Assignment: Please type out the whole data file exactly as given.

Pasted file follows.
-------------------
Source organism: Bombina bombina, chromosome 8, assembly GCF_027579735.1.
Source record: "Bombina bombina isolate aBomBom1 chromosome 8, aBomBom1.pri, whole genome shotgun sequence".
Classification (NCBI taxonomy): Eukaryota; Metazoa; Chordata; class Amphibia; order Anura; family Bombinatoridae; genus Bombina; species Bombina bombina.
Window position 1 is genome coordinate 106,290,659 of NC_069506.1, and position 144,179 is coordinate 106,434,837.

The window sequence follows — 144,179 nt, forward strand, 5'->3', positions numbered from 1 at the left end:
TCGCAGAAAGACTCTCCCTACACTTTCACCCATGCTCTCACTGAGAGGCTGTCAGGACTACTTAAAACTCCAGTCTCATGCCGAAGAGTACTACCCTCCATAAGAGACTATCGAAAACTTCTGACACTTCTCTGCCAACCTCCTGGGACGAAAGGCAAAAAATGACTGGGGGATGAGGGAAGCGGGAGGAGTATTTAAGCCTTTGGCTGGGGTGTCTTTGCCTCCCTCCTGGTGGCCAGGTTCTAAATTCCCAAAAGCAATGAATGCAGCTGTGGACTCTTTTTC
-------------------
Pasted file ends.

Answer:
Source organism: Bombina bombina, chromosome 8, assembly GCF_027579735.1.
Source record: "Bombina bombina isolate aBomBom1 chromosome 8, aBomBom1.pri, whole genome shotgun sequence".
Classification (NCBI taxonomy): Eukaryota; Metazoa; Chordata; class Amphibia; order Anura; family Bombinatoridae; genus Bombina; species Bombina bombina.
Window position 1 is genome coordinate 106,290,659 of NC_069506.1, and position 144,179 is coordinate 106,434,837.

The window sequence follows — 144,179 nt, forward strand, 5'->3', positions numbered from 1 at the left end:
TCGCAGAAAGACTCTCCCTACACTTTCACCCATGCTCTCACTGAGAGGCTGTCAGGACTACTTAAAACTCCAGTCTCATGCCGAAGAGTACTACCCTCCATAAGAGACTATCGAAAACTTCTGACACTTCTCTGCCAACCTCCTGGGACGAAAGGCAAAAAATGACTGGGGGATGAGGGAAGCGGGAGGAGTATTTAAGCCTTTGGCTGGGGTGTCTTTGCCTCCCTCCTGGTGGCCAGGTTCTAAATTCCCAAAAGCAATGAATGCAGCTGTGGACTCTTTTTC